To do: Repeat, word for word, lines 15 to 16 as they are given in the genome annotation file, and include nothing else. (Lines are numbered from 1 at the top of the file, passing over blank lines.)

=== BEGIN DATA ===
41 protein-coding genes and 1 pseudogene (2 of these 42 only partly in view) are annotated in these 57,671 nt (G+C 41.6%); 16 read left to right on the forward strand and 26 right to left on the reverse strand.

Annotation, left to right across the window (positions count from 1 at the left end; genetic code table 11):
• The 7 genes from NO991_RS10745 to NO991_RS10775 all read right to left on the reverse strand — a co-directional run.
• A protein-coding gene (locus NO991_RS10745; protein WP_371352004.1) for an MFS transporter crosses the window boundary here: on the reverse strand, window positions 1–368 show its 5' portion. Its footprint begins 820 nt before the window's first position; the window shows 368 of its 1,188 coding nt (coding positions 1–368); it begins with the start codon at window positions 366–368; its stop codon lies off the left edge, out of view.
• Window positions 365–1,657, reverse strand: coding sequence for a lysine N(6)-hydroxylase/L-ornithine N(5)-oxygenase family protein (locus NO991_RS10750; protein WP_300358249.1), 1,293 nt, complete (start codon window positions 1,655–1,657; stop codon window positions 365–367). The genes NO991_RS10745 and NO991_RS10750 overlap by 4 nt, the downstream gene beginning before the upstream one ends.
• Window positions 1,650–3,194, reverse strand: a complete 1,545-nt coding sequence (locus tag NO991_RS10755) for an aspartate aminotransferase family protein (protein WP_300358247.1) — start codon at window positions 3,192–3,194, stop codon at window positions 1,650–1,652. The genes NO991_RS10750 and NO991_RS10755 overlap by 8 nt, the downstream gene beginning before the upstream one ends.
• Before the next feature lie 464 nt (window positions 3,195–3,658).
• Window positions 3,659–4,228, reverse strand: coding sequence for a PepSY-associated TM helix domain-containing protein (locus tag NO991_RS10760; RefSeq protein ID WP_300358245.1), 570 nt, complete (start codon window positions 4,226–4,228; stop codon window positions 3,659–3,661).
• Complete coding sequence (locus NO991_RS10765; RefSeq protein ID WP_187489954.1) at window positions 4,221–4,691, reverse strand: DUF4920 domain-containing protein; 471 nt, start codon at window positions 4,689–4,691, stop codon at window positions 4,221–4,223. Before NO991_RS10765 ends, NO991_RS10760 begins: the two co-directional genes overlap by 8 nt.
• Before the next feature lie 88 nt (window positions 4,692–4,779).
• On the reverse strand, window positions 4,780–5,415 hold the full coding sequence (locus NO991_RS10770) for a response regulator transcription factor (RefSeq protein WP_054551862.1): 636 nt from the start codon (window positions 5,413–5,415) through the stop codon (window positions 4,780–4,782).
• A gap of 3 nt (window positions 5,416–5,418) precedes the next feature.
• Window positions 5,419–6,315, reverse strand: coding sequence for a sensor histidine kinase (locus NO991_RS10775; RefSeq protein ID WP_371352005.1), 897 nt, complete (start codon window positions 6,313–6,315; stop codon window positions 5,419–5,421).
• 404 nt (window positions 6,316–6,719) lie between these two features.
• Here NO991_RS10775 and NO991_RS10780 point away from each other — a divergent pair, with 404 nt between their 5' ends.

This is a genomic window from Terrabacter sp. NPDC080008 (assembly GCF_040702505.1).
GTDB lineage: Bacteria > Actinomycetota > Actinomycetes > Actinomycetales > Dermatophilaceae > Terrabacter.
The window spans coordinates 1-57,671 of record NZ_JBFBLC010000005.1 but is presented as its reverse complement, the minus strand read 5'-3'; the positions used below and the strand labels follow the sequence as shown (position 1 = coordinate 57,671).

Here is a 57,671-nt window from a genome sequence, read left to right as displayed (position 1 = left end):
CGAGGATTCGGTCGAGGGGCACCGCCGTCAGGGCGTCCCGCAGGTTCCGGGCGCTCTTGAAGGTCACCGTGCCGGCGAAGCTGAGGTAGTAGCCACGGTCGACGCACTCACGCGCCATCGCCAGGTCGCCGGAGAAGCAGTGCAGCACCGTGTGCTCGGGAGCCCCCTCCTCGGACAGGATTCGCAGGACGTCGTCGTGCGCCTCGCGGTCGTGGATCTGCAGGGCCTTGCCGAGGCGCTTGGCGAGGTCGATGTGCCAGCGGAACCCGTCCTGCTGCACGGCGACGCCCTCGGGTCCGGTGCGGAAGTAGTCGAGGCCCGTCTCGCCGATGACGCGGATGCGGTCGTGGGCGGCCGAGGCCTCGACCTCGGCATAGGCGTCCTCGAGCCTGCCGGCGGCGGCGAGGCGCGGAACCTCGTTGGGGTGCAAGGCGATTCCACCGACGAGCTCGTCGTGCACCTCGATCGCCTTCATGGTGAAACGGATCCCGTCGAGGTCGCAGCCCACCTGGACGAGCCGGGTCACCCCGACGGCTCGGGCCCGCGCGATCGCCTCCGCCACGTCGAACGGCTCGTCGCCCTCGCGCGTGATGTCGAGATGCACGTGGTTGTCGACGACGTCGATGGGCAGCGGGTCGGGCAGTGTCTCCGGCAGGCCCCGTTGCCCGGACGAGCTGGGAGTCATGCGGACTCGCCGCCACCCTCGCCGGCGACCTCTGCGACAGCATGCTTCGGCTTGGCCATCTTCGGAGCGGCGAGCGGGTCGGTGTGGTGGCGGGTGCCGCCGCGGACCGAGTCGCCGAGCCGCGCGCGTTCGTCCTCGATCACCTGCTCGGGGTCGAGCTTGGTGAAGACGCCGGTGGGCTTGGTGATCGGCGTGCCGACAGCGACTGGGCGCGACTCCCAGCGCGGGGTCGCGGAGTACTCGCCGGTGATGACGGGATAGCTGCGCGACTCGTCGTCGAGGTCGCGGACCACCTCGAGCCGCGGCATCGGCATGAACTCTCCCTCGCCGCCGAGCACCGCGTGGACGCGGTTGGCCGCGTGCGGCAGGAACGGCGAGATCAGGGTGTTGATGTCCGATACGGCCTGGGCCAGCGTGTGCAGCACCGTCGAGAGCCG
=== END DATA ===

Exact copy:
• Here NO991_RS10775 and NO991_RS10780 point away from each other — a divergent pair, with 404 nt between their 5' ends.

This is a genomic window from Terrabacter sp. NPDC080008 (assembly GCF_040702505.1).